Anti-fatigue health claims: Taiwan animal test ban to increase cost and time for registering products

By Tingmin Koe contact

- Last updated on GMT

Taiwan has banned animal studies for health foods and beverages making anti-fatigue claims. ©Getty Images
Taiwan has banned animal studies for health foods and beverages making anti-fatigue claims. ©Getty Images

Related tags: Taiwan, Health claims, animal testing

Health foods manufacturers wanting to make anti-fatigue claims in Taiwan can expect to spend a higher cost and a longer period of time registering products, after the local authorities banned animal testing on such items and insisted on human trials.

The Taiwan Food and Drug Administration announced the ban on animal test in health foods and beverages making anti-fatigue claims in mid-April. There will be a two-year transition period.

Manufacturers wishing to make anti-fatigue claim will need to present evidence from human clinical studies when the transition period ends.

This is the first time the authorities are banning animal test for health foods.

There are 13 health claims for Taiwan health food certification. Anti-fatigue is the first claim that bans animal studies. This [ban on animal studies] doesn’t affect other health claims in Taiwan,”​ Iris Chen, director of regulatory affairs at Voler Biotech Consulting told NutraIngredients-Asia.

Other permitted health foods claims in Taiwan include delay ageing, alleviate osteoporosis, regulate blood lipid, and regulate immunity.

Major health foods player in Taiwan, Grape King Bio, said the regulatory change would incur additional fees for companies manufacturing anti-fatigue health foods.

The company currently already has an energy beverage, ComeBest (Huang Jin Kang Bei Te), that makes anti-fatigue claim.

This is said to be the first energy beverage in Taiwan permitted to make the claim. It contains seven types of amino acids, eight types of vitamins, and Vinitrox – a proprietary combination of apple and grape polyphenols.

“If we were to analyse the impact of the new regulation on the industry, firstly, businesses will need to bear a greater cost for conducting scientific examination. This is because the cost for conducting human clinical trials is about two times higher than that of animal studies,” ​executive director of the R&D division, Dr Hsu Sheng-Chieh, told us.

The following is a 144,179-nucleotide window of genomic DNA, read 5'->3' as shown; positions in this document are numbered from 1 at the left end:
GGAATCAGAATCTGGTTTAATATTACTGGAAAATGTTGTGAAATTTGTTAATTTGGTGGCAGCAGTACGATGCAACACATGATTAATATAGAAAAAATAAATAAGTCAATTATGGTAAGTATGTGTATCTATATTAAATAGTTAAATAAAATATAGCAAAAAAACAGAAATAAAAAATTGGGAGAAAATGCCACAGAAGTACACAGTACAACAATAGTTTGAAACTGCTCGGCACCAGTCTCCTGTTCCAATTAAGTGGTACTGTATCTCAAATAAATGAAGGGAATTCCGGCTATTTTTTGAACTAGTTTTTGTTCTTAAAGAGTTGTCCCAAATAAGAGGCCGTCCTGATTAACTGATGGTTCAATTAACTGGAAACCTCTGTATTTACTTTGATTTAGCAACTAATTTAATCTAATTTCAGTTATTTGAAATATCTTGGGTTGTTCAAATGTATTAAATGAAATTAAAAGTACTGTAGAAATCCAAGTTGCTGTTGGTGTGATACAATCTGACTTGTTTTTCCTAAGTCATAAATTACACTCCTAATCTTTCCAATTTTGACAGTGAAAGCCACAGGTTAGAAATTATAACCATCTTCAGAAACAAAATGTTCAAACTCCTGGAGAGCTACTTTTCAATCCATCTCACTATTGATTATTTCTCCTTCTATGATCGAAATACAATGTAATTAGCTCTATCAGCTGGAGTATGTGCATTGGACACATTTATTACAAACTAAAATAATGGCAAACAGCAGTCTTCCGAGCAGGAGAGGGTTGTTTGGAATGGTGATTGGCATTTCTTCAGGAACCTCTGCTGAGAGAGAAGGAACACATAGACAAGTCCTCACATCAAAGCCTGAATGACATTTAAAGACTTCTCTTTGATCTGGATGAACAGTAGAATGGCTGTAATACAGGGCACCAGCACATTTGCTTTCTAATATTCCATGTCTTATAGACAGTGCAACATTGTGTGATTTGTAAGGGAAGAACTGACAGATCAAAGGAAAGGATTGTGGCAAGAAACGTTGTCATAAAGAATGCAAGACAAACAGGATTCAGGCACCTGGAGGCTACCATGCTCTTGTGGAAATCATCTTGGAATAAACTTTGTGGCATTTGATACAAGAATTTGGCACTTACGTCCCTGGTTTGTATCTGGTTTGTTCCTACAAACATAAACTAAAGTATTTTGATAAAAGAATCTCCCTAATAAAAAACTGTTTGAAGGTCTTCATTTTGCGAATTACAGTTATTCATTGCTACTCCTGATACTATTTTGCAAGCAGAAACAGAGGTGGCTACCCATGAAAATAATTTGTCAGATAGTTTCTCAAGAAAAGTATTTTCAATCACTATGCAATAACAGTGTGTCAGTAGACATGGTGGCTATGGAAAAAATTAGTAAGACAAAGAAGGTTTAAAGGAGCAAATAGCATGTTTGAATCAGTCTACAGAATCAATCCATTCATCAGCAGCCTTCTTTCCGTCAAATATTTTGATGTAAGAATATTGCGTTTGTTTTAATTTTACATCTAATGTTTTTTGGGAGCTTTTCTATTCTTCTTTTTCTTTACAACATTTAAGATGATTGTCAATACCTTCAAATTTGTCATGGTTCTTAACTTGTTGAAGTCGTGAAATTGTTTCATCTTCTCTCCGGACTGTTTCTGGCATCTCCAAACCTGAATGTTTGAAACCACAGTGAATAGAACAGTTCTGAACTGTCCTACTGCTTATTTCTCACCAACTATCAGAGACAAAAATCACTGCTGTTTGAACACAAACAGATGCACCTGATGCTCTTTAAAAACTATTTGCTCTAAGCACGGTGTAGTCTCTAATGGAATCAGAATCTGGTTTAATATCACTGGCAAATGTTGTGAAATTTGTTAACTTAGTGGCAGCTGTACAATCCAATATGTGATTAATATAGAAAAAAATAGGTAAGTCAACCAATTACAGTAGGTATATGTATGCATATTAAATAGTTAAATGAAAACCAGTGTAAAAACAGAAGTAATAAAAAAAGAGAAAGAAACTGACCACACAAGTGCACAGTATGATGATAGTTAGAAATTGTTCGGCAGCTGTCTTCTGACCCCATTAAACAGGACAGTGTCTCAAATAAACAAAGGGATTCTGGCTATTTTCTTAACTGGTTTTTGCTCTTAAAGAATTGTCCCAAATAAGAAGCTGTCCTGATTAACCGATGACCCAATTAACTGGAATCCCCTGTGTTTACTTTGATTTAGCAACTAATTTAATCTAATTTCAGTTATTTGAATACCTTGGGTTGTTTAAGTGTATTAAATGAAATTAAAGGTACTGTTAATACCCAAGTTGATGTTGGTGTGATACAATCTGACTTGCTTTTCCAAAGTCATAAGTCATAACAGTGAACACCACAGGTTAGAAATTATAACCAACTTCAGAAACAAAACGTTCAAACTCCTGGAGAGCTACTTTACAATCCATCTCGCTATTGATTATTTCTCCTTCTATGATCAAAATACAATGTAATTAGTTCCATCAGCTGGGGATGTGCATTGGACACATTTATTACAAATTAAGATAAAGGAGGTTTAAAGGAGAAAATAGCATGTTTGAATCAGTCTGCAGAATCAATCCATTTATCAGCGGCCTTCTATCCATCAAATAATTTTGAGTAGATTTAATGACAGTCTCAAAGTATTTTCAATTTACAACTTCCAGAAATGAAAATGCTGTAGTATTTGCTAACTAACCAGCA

Moreover, human clinical studies are more complex since there are other variables to consider, such as diet, lifestyle habits. Companies will thus need to exercise more caution when designing human clinical trials to reduce the impact of the variables.

In addition, companies will need to spend a longer period on scientific studies, since they will need to first complete safety assessment and determine the health foods dosage requirement, before they could conduct efficacy studies.

Previously, companies could conduct safety and efficacy assessment at the same time.

PETA urge more bans

Animal rights organisation People for the Ethical Treatment of Animals (PETA) praised the move, while urging the authorities to end animal testing for products making other health claims as well.

“The Taiwan FDA’s long-awaited move will spare countless vulnerable animals in laboratories the terror of electrocution and drowning simply for a food-marketing label.

“PETA thanks the TFDA for listening to our scientific critique and ditching cruel animal tests that are irrelevant to human health, and we urge the agency to end animal tests for other health-marketing claims as well,” ​said PETA Vice President Shalin Gala.

Despite the impact, Grape King Bio also said the ban was an alignment to international trends.

“Although the new regulation has brought quite a lot of impact to the industry, doing away with animal tests and no longer using swim test and treadmill test to abuse animals, is considered a progress towards the 3Rs – replace, reduce, refine.

“In terms of animal conservation and humanitarian efforts, this is undoubtedly a move aligning with international trends,” ​Dr Hsu said.

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